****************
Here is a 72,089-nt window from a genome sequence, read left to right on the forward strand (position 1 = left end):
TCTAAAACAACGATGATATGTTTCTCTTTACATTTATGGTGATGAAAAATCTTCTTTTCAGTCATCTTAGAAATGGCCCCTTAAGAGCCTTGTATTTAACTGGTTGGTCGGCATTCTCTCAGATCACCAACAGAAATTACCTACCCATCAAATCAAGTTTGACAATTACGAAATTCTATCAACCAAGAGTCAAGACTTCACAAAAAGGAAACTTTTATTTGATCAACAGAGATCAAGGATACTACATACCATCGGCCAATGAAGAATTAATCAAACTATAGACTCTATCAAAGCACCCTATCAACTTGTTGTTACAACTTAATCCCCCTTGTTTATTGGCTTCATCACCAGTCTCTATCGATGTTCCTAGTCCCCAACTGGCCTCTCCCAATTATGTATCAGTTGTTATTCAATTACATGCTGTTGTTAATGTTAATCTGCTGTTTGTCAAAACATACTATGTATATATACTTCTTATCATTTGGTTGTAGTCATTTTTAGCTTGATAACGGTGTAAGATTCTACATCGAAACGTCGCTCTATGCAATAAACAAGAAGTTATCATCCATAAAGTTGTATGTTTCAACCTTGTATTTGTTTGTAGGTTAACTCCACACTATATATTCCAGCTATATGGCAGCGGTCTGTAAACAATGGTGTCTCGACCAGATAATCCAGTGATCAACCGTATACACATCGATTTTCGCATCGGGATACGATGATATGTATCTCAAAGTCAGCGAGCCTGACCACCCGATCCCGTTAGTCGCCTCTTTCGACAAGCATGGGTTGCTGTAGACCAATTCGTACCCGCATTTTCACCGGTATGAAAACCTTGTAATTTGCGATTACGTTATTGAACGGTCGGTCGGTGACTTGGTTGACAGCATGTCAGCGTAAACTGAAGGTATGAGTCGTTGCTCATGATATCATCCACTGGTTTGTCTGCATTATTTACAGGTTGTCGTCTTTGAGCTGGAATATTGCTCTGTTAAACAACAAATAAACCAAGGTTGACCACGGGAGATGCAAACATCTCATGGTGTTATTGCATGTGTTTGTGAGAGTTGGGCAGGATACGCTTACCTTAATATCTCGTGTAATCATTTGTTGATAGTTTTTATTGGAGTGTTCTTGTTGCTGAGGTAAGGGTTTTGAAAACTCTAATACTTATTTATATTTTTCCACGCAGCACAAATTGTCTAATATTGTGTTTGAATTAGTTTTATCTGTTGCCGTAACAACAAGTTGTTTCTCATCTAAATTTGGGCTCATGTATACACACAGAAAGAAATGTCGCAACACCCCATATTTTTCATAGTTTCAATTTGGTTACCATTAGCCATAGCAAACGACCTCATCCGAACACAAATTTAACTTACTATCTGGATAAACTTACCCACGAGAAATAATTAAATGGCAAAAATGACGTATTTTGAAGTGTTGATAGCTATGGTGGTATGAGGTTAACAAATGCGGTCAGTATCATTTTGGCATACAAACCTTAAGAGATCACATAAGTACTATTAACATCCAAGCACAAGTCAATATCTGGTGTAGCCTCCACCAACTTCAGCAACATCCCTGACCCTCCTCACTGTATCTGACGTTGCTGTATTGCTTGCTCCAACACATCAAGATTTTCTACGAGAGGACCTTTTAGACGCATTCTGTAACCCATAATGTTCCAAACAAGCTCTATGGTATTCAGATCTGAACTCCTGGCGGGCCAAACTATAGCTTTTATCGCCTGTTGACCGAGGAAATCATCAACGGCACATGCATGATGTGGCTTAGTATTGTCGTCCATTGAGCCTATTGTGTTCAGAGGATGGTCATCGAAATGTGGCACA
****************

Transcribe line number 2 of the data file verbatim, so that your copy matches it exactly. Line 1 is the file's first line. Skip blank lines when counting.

TCTAAAACAACGATGATATGTTTCTCTTTACATTTATGGTGATGAAAAATCTTCTTTTCAGTCATCTTAGAAATGGCCCCTTAAGAGCCTTGTATTTAACTGGTTGGTCGGCATTCTCTCAGATCACCAACAGAAATTACCTACCCATCAAATCAAGTTTGACAATTACGAAATTCTATCAACCAAGAGTCAAGACTTCACAAAAAGGAAACTTTTATTTGATCAACAGAGATCAAGGATACTACATACCATCGGCCAATGAAGAATTAATCAAACTATAGACTCTATCAAAGCACCCTATCAACTTGTTGTTACAACTTAATCCCCCTTGTTTATTGGCTTCATCACCAGTCTCTATCGATGTTCCTAGTCCCCAACTGGCCTCTCCCAATTATGTATCAGTTGTTATTCAATTACATGCTGTTGTTAATGTTAATCTGCTGTTTGTCAAAACATACTATGTATATATACTTCTTATCATTTGGTTGTAGTCATTTTTAGCTTGATAACGGTGTAAGATTCTACATCGAAACGTCGCTCTATGCAATAAACAAGAAGTTATCATCCATAAAGTTGTATGTTTCAACCTTGTATTTGTTTGTAGGTTAACTCCACACTATATATTCCAGCTATATGGCAGCGGTCTGTAAACAATGGTGTCTCGACCAGATAATCCAGTGATCAACCGTATACACATCGATTTTCGCATCGGGATACGATGATATGTATCTCAAAGTCAGCGAGCCTGACCACCCGATCCCGTTAGTCGCCTCTTTCGACAAGCATGGGTTGCTGTAGACCAATTCGTACCCGCATTTTCACCGGTATGAAAACCTTGTAATTTGCGATTACGTTATTGAACGGTCGGTCGGTGACTTGGTTGACAGCATGTCAGCGTAAACTGAAGGTATGAGTCGTTGCTCATGATATCATCCACTGGTTTGTCTGCATTATTTACAGGTTGTCGTCTTTGAGCTGGAATATTGCTCTGTTAAACAACAAATAAACCAAGGTTGACCACGGGAGATGCAAACATCTCATGGTGTTATTGCATGTGTTTGTGAGAGTTGGGCAGGATACGCTTACCTTAATATCTCGTGTAATCATTTGTTGATAGTTTTTATTGGAGTGTTCTTGTTGCTGAGGTAAGGGTTTTGAAAACTCTAATACTTATTTATATTTTTCCACGCAGCACAAATTGTCTAATATTGTGTTTGAATTAGTTTTATCTGTTGCCGTAACAACAAGTTGTTTCTCATCTAAATTTGGGCTCATGTATACACACAGAAAGAAATGTCGCAACACCCCATATTTTTCATAGTTTCAATTTGGTTACCATTAGCCATAGCAAACGACCTCATCCGAACACAAATTTAACTTACTATCTGGATAAACTTACCCACGAGAAATAATTAAATGGCAAAAATGACGTATTTTGAAGTGTTGATAGCTATGGTGGTATGAGGTTAACAAATGCGGTCAGTATCATTTTGGCATACAAACCTTAAGAGATCACATAAGTACTATTAACATCCAAGCACAAGTCAATATCTGGTGTAGCCTCCACCAACTTCAGCAACATCCCTGACCCTCCTCACTGTATCTGACGTTGCTGTATTGCTTGCTCCAACACATCAAGATTTTCTACGAGAGGACCTTTTAGACGCATTCTGTAACCCATAATGTTCCAAACAAGCTCTATGGTATTCAGATCTGAACTCCTGGCGGGCCAAACTATAGCTTTTATCGCCTGTTGACCGAGGAAATCATCAACGGCACATGCATGATGTGGCTTAGTATTGTCGTCCATTGAGCCTATTGTGTTCAGAGGATGGTCATCGAAATGTGGCACA